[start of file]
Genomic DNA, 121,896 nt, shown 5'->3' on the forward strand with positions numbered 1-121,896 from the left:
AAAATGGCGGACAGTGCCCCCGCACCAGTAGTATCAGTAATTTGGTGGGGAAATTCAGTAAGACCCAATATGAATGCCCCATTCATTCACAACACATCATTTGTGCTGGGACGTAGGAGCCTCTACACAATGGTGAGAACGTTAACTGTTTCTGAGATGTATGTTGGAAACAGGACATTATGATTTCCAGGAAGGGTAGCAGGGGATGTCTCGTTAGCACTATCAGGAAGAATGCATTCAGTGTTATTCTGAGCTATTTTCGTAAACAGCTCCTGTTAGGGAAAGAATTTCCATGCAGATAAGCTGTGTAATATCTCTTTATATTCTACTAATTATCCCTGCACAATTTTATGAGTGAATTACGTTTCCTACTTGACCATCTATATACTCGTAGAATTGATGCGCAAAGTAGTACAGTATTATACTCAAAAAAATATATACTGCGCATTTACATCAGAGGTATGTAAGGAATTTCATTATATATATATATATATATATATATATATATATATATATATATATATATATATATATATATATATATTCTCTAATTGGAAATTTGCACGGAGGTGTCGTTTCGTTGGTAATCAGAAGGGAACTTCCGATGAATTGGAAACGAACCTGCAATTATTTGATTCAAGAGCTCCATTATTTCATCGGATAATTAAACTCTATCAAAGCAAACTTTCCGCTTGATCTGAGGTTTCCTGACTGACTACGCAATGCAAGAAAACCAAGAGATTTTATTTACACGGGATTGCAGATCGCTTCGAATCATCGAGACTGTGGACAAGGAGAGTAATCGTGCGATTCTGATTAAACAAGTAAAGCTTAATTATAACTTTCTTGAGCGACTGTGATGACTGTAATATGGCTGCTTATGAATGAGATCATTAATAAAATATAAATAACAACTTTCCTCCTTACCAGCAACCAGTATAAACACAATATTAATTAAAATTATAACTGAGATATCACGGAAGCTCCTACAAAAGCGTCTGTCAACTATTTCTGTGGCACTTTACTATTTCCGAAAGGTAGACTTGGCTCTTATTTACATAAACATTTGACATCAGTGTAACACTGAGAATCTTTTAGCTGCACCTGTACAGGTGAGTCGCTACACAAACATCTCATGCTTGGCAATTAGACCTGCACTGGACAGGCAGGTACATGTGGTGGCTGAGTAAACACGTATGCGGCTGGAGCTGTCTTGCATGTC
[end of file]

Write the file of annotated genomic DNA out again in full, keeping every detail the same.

Genomic DNA, 121,896 nt, shown 5'->3' on the forward strand with positions numbered 1-121,896 from the left:
AAAATGGCGGACAGTGCCCCCGCACCAGTAGTATCAGTAATTTGGTGGGGAAATTCAGTAAGACCCAATATGAATGCCCCATTCATTCACAACACATCATTTGTGCTGGGACGTAGGAGCCTCTACACAATGGTGAGAACGTTAACTGTTTCTGAGATGTATGTTGGAAACAGGACATTATGATTTCCAGGAAGGGTAGCAGGGGATGTCTCGTTAGCACTATCAGGAAGAATGCATTCAGTGTTATTCTGAGCTATTTTCGTAAACAGCTCCTGTTAGGGAAAGAATTTCCATGCAGATAAGCTGTGTAATATCTCTTTATATTCTACTAATTATCCCTGCACAATTTTATGAGTGAATTACGTTTCCTACTTGACCATCTATATACTCGTAGAATTGATGCGCAAAGTAGTACAGTATTATACTCAAAAAAATATATACTGCGCATTTACATCAGAGGTATGTAAGGAATTTCATTATATATATATATATATATATATATATATATATATATATATATATATATATATATATATATATATATTCTCTAATTGGAAATTTGCACGGAGGTGTCGTTTCGTTGGTAATCAGAAGGGAACTTCCGATGAATTGGAAACGAACCTGCAATTATTTGATTCAAGAGCTCCATTATTTCATCGGATAATTAAACTCTATCAAAGCAAACTTTCCGCTTGATCTGAGGTTTCCTGACTGACTACGCAATGCAAGAAAACCAAGAGATTTTATTTACACGGGATTGCAGATCGCTTCGAATCATCGAGACTGTGGACAAGGAGAGTAATCGTGCGATTCTGATTAAACAAGTAAAGCTTAATTATAACTTTCTTGAGCGACTGTGATGACTGTAATATGGCTGCTTATGAATGAGATCATTAATAAAATATAAATAACAACTTTCCTCCTTACCAGCAACCAGTATAAACACAATATTAATTAAAATTATAACTGAGATATCACGGAAGCTCCTACAAAAGCGTCTGTCAACTATTTCTGTGGCACTTTACTATTTCCGAAAGGTAGACTTGGCTCTTATTTACATAAACATTTGACATCAGTGTAACACTGAGAATCTTTTAGCTGCACCTGTACAGGTGAGTCGCTACACAAACATCTCATGCTTGGCAATTAGACCTGCACTGGACAGGCAGGTACATGTGGTGGCTGAGTAAACACGTATGCGGCTGGAGCTGTCTTGCATGTC